Have you noticed that when we’re working we don’t realize we are coming to the end of our capacity until we’re overdrawn? It is often not until we’re tired, irritable, distractible, or restless that we recognize we need a break. And too often, we keep going even when the signs that we should stop are apparent to others. Do you want your surgeon to be stressed and tired when she operates on you?  Do you want your accountant to do your taxes at 3:00 AM?

Optimal Performance

When we push ourselves too far, this means we are working beyond the point of our peak performance. As you can see in this simple model, our optimal performance comes when we are experiencing eustress, a term coined by endrocrinologist Hans Selye, which means “good stress.” Stress that is healthy gives us a positive feeling of meaning and accomplishment. When we are operating at our peak it typically feels great. We are creatively engaged, confident in the quality of our work, feeling appropriately challenged. The negative emotions are associated with distress and eventually exhaustion.


The trick is to stay in the zone of optimal performance; neither bored, nor exhausted. Mihaly Csikszentmihalyi has coined the term “flow” to describe the feeling that accompanies optimal performance. We might talk about it as being “in the zone,” “wired in,” or “having our head in the game.” Have you experienced that recently in your work?  When we’re in that state, time seems irrelevant, we are focused and immersed in the pleasure of our work.  The result is that we feel energized rather than drained by our work.

When we work in a situation of extreme high demand, we often become careless about preserving our capacity to work at peak performance. Instead of paying attention to our capacity, we focus on all the work that is waiting to be done or meeting the expectations of a unforgiving supervisor. We keep going, unaware of the decline in the efficiency and quality of our work. We cut corners, lose our concentration, let things slip, settle for good enough. We lose the pleasure of work.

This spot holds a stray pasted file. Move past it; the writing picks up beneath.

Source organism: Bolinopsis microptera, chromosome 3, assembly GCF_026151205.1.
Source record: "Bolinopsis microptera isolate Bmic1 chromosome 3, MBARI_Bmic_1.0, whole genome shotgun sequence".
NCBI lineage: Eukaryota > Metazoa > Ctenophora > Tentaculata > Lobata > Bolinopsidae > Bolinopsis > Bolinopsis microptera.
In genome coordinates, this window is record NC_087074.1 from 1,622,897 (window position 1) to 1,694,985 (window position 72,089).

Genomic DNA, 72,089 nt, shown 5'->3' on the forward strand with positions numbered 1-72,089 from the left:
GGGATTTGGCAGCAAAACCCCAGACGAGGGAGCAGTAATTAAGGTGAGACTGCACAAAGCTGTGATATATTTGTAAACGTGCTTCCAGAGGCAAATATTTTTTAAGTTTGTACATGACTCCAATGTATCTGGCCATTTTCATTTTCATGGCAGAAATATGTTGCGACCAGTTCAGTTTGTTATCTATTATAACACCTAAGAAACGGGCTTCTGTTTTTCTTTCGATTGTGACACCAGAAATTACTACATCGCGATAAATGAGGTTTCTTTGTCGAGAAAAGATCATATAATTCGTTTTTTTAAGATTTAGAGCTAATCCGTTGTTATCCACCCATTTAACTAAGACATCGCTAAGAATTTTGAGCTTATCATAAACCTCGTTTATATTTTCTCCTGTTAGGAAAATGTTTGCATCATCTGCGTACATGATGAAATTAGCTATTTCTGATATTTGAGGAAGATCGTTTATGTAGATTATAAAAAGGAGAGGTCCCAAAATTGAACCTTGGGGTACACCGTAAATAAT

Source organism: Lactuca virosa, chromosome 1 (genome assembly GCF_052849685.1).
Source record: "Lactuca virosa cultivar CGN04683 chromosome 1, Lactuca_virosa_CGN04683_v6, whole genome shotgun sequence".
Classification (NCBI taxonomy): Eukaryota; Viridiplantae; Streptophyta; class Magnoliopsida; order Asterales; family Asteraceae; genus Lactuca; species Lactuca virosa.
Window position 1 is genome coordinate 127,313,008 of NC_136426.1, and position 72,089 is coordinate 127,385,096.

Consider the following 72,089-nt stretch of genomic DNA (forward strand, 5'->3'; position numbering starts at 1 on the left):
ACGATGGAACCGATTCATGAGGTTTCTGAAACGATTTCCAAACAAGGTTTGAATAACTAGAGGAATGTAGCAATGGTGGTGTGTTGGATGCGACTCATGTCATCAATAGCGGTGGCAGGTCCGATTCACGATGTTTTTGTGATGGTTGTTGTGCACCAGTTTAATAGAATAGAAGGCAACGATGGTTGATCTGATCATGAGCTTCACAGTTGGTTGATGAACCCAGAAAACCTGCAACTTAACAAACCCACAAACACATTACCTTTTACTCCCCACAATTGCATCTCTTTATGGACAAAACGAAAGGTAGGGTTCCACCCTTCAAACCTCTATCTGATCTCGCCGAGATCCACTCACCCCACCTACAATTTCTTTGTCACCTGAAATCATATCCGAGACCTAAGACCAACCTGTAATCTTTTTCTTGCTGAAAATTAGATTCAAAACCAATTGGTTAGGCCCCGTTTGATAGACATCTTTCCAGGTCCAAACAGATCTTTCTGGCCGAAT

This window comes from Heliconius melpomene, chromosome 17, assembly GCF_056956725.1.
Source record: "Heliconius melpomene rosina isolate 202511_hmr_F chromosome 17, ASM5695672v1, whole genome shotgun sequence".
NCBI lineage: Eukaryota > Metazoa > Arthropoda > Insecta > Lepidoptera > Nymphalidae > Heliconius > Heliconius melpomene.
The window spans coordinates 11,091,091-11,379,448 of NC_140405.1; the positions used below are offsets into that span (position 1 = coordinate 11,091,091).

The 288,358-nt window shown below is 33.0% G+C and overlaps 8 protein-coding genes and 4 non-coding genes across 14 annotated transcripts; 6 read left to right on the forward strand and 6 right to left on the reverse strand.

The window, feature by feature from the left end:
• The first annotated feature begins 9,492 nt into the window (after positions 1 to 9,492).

How can you stay in the zone?

  1. Become more finely tuned to the emotional cues of eustress vs distress.
  2. Take breaks every few hours, even if you think you don’t need one. Stretch, breath deeply, look at something beautiful, listen to music you love, read some poetry.
  3. Ensure that you have sufficient tools, resources and support to do your best work.
  4. Develop your creativity in important ways outside of your work.
  5. When you know you have to operate in a capacity stretching manner, buttress yourself with energizing activities before and after.
  6. At the very least, be aware of the behavioral cues that signal your capacity is starting to get  low. Give others permission to let you know when they perceive you as running on empty.

You might find encouragement in an article in Harvard Business Review on how Sony has had great success improving their employee productivity by implementing an energy management training program. More than 90% of the participants say they have more energy for their work everyday. Who can argue with results like that!

Do you find staying in the zone a challenge? Let us know what helps you get and stay there.

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